Casey’s General Store representative and Lincoln property owner
Larry Riva, who would like to sell his Fifth Street lot just west of
the Postville Courthouse to the Casey corporation, came to the
meeting to ask if the proposed ordinance would prevent the new
business from being built. Property owners in a historic district
who want to remodel, change or demolish a structure would need to
get permission from the historic preservation commission and would
be restricted to the changes outlined in the ordinance.
no specific building or location was named in the 13-page document,
Lincoln Mayor Beth Davis has already said she would like the area
from the Postville Courthouse west to Postville Road to be
designated a historic preservation district. This would include the
property Riva wants to sell and Casey’s wants to buy.
they declare this a historic site while we are getting permission to
build?" Casey representative Diane Ahern asked.
can, but the city council will have the final word," newly
appointed City Attorney William Bates answered. "There are a
whole lot of things that would have to happen before you would be
regulated by that ordinance."
pointed out that the time element did not favor the historic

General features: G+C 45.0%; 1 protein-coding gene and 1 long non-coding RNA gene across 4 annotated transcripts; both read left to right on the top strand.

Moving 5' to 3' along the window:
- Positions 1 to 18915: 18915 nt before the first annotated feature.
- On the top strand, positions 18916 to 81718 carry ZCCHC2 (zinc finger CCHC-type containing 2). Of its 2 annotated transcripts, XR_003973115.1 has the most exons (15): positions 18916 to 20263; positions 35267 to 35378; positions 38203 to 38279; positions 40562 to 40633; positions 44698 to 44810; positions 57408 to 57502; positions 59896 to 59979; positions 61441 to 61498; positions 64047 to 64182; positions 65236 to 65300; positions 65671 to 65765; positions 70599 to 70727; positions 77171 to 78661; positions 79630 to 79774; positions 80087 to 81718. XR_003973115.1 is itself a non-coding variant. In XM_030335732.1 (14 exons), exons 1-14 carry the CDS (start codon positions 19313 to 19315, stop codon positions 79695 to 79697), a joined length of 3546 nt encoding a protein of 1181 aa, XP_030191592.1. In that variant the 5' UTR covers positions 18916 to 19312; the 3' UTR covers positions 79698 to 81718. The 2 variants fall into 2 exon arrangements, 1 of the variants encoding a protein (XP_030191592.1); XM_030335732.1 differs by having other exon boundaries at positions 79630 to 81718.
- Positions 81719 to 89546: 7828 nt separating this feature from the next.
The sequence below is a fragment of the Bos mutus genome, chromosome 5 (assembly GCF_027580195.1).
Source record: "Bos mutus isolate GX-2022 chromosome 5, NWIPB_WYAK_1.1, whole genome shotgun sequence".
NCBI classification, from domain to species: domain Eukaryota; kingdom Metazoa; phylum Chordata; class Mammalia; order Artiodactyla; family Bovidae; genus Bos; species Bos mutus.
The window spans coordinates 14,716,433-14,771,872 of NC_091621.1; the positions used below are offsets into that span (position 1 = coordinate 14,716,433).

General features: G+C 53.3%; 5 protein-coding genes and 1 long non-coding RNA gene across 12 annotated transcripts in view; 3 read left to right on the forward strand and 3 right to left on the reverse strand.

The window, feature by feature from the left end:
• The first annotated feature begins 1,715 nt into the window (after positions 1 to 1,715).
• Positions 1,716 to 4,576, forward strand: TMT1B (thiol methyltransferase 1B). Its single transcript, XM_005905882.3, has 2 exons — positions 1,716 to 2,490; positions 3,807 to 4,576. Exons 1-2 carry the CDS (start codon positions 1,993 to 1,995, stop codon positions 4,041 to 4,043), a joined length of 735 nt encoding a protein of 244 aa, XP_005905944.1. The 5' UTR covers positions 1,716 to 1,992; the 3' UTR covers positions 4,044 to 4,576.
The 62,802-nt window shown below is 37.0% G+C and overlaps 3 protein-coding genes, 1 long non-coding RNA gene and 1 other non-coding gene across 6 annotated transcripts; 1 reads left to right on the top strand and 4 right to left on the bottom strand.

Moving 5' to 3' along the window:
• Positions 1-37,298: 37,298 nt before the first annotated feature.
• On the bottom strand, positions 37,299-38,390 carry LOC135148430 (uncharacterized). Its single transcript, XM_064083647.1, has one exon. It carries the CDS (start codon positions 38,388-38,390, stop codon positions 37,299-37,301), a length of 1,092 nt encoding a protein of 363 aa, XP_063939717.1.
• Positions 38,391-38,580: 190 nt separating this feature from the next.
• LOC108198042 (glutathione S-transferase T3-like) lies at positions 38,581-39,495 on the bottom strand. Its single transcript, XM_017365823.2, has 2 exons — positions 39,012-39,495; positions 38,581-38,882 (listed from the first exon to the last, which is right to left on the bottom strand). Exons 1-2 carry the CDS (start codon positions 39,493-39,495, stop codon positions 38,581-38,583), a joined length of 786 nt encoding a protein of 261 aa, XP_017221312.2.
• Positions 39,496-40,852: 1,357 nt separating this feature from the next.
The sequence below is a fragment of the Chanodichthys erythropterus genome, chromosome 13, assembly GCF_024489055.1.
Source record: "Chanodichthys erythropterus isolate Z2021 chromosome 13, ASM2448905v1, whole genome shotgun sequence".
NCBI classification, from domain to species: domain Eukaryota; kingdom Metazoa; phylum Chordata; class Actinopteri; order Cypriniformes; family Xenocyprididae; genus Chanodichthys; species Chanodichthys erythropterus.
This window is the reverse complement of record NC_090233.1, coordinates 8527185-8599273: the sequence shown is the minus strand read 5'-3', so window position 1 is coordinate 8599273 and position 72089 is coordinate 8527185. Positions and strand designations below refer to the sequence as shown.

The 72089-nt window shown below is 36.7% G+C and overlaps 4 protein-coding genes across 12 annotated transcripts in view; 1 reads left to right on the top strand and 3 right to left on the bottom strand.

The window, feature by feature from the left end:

preservation designation and that a lot of "ifs" stood
between the proposed historic district and limitations on the use of
the historic preservation committee were appointed, and if it would
hold public hearings to decide that the area should be a historic
district, and if the committee voted ‘yes,’ and then if the
council accepted the committee’s recommendation, restrictions on
what could be built in the area would apply," he said.
emphasized that the final decision of designating a historic
preservation district or a historic landmark would be up to the
time it will take to get the proposed ordinance passed is another
"if." The ordinance committee has just begun discussions
of the proposal and has a lot of work to do before passing it,
according to committee chairman Michael Montcalm.
the Casey store, the time element could be much shorter. Before any
construction can begin, Riva’s lot must be rezoned from
residential to commercial use and approved by several commissions. A
hearing is scheduled before the city’s planning commission on Aug. 16
and another before the zoning board of appeals on Aug. 20. Then the
plan for the new store must be approved by the full council.
Mayor Davis said she welcomed the Casey store to Lincoln, she said
she had tried to persuade the company to choose another location.
She had hoped the city would buy Riva’s lot, which is presently
empty, and develop it as a parking area for tourists visiting the
Postville Courthouse next door.
she said she would not contact either the planning commission or the
zoning board of appeals to influence their decisions.